Thursday, April 19, 2012

SS FRANCE fifty years ago

 Less than two weeks ago I was in France, the hotel I was staying had a magazine called MAG, the official Le Havre tourist magazine, there was a special focus on the connection of the city with the superb SS FRANCE, Le havre was the port of registry for the French Liner since 1962 until 1974, the main reason for the special report was the commemoration of 50 years since the liner departed Le Havre on her maiden voyage to New york, the date was the 3rd of February of 1962. I have decided that I would have once again to write some words about this amazing passenger ship, my favourite of all time I must admit, after a very careful appreciation and as a result of nearly fifty years of reading books, taken thousands of photographs and travelling on board liners and cruise ships and of course sharing this passion with fellow friends and enthusiasts. So this is my tribute to one of the most remarkable liners ever to have sailed the world's oceans and an homage to fifty years since FRANCE started her life. Built by CHANTIERS DE L'ATLANTIQUE at Saint-Nazaire, FRANCE was delivered to COMPAGNIE GENERALE TRANSATLANTIQUE in 1962, she was at 316 meters the longest passenger ship ever built, a record she hold until the construction in the very same shipyard of the new 345 meters QUEEN MARY 2, she was propelled by Parsons turbines and could cruise at 30 knots, she had capacity for just over 2000 passengers in two classes. FRANCE was built with the intention of replacing the ILE DE FRANCE and the LIBERTE, her design and layout were the last word in up-to-date elegance, she was conceived to dazzle the public. It was believed that there was still sufficient demand for such glamour.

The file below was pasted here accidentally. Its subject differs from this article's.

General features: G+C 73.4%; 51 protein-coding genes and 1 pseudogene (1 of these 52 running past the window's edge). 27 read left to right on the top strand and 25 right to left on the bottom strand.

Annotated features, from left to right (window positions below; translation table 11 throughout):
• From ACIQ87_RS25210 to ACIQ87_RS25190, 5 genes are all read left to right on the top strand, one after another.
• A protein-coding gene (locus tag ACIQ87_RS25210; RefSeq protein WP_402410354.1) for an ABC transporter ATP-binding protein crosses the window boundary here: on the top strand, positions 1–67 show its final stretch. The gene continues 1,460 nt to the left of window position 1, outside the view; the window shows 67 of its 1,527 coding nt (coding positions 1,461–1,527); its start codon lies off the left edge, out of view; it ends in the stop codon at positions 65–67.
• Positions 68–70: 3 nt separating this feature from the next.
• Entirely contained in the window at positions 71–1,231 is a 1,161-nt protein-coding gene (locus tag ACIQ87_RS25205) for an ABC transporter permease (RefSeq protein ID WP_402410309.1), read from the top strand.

By the early 70's more than 90 percent of all passenger traffic across the North Atlantic was by air so the French Line was in trouble despite the sheer quality of the ship. In 1974 was announced that the regular Transatlantic service would be discontinued and SS FRANCE withdrawn, this would put an end to 110 years of regular service, the ship was to make her final crossing from New York on the 18th of October, however on the 17th of September when the ship was approaching her home port of Le Havre part of the crew entered the bridge and took over the ship, she was kept at sea for 11 days, after the supplies running low it was decided to continue the protest ashore but this was the end of FRANCE. She remained seized at Le Havre for five years, she was then bought by NORWEGIAN CRUISE LINE, towed to Germany and refitted at LLOYDS WERFT, she was renamed NORWAY and was kept in service until 2004 with several major refits along her new career. SS NORWAY was sold for scrap in 2006, the process of dismantling the ship was completed by late 2008 at Alang in India. FRANCE was for some Historians the last "superliner" built solely with the North Atlantic service in mind, for others she was built with the dual purpose of liner voyages and cruising, she was without question one of the most beautiful liners and cruise ships ever to exist and I have fond memories of seeing her as the FRANCE and later the NORWAY.


  1. they've redeemed themselves years later by transporting thousands of passengers that were going and are going to cruise